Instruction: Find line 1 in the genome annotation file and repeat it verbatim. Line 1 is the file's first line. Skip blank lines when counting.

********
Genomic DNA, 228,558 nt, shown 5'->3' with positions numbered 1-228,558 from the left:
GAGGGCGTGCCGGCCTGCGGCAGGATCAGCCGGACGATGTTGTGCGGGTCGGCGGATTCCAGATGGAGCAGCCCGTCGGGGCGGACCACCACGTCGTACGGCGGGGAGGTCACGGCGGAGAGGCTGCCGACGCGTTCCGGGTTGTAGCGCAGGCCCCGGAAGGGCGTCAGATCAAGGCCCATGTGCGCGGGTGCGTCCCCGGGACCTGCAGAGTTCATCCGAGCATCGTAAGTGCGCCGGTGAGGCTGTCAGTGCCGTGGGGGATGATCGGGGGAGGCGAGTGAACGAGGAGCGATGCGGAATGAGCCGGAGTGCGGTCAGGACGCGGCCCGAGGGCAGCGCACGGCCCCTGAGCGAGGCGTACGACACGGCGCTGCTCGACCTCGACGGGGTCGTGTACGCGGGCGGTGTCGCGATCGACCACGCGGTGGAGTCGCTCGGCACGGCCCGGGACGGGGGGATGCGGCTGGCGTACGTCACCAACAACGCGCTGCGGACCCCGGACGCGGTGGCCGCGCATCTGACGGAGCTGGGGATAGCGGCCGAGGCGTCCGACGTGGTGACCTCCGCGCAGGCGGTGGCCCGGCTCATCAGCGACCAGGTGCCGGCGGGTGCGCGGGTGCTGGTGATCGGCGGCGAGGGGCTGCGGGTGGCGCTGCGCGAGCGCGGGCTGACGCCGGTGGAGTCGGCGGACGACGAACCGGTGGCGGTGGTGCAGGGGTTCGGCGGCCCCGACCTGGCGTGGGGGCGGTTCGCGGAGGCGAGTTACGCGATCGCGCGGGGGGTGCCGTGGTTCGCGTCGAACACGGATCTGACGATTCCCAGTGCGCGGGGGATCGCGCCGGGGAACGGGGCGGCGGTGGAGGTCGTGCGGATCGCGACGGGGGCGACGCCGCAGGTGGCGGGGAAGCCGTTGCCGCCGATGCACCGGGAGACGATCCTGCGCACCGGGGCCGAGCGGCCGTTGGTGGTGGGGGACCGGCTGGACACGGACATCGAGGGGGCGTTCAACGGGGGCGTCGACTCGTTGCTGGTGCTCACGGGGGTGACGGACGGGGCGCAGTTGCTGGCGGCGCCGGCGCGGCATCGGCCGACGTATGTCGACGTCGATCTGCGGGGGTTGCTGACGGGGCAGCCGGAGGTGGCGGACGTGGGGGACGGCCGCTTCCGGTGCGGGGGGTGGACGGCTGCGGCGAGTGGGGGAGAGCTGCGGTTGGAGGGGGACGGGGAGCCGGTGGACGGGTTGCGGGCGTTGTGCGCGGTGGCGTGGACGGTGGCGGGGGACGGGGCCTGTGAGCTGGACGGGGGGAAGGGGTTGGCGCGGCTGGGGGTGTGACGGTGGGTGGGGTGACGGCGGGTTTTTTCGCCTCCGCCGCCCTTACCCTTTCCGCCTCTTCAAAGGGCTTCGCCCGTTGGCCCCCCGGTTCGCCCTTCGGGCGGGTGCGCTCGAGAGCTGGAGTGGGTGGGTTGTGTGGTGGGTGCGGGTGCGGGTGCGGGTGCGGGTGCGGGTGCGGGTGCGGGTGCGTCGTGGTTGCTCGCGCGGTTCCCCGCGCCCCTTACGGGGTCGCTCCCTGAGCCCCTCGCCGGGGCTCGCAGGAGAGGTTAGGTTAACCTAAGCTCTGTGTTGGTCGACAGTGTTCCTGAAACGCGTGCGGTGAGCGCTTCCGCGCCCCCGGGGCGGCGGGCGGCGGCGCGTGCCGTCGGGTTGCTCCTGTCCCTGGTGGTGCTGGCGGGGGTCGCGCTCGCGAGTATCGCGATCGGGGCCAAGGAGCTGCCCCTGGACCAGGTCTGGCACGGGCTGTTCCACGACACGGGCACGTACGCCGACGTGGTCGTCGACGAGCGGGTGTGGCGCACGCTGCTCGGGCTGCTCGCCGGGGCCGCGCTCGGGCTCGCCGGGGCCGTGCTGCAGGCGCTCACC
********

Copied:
Genomic DNA, 228,558 nt, shown 5'->3' with positions numbered 1-228,558 from the left: